In the 1950s, women wore skirts and dresses that emphasized the female figure. Full skirts, as well as pencil skirts, were the fashion. Luxurious or bold patterned fashions were in high demand.Know More
The post World War II 1950s changed the face of America. Rationing ended, men came home from war, women gave up the jobs they held down during the war, families moved into the suburbs and the economy began to prosper. Regardless of the subject, "consumerism" is a buzz word when referring to the 1950s. For nearly two decades, scrimping had been commonplace, and when families found themselves with disposable income in the 1950s, they began spending it. Women, eager to please their husbands, took great interest in their appearance and shopping became a female pastime.
Full-skirted dresses with form-fitting bodices were very popular. Women emphasized the fullness of the skirts by wearing crinolines under them. Form-fitting pencil skirts were also commonly worn. The zeal for clothing that highlighted the female figure also redefined the undergarment business. Since form-fitting clothes are often unforgiving when it comes to imperfections, women utilized shapely bras and girdles to ensure they looked their best. Stiletto heels also became all the rage in the late 1950s.Learn more about Cultures & Traditions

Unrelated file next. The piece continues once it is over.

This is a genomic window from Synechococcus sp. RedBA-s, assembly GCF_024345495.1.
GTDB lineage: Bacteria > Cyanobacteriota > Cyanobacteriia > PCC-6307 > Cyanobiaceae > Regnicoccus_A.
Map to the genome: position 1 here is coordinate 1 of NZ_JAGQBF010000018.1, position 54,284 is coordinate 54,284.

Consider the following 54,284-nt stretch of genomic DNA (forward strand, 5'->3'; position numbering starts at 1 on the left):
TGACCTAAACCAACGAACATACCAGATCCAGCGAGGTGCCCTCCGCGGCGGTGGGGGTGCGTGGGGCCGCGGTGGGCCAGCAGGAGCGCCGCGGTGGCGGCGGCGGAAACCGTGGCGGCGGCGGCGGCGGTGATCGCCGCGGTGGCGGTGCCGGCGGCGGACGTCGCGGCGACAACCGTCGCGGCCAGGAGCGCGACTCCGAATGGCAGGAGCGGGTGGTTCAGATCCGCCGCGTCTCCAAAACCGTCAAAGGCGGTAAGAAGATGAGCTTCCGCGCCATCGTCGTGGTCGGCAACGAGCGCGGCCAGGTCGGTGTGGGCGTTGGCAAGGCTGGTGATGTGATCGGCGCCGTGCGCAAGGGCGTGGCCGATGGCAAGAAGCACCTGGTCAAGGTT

Afghan women wear a variety of clothing styles, though nearly all wear a hijab, or headscarf, and dress conservatively in clothing that is not form-fitting or flesh-baring. Many Afghan women still wear the burqa, a loose-fitting head-to-toe garment once required under Taliban law. Nearly all Afghan women wear modest garments that do not show or draw attention to their figures.Full Answer >
Afghan women wear burqas due to past traditions, the laws of previous ruling regimes and the rules of localized warlords. In some cases, the burqa has become a symbol of Islamic extremism and a point of political and social contention.Full Answer >
Saris, particularly those made of hand-woven cloth, are considered important symbols of Indian identity and pride, according to Encyclopedia.com. The sari has been worn in India since 3000 B.C. The ancient people of India knew the art of sewing but preferred draped and wrapped clothing, such as saris.Full Answer >
Wealthy Roman women wore long tunics, called stolas, over a second, longer tunic, referred to as the tunica interior. The stola was usually longer than the under tunic, for the purpose of showing off the layers, which was a sign of wealth.Full Answer >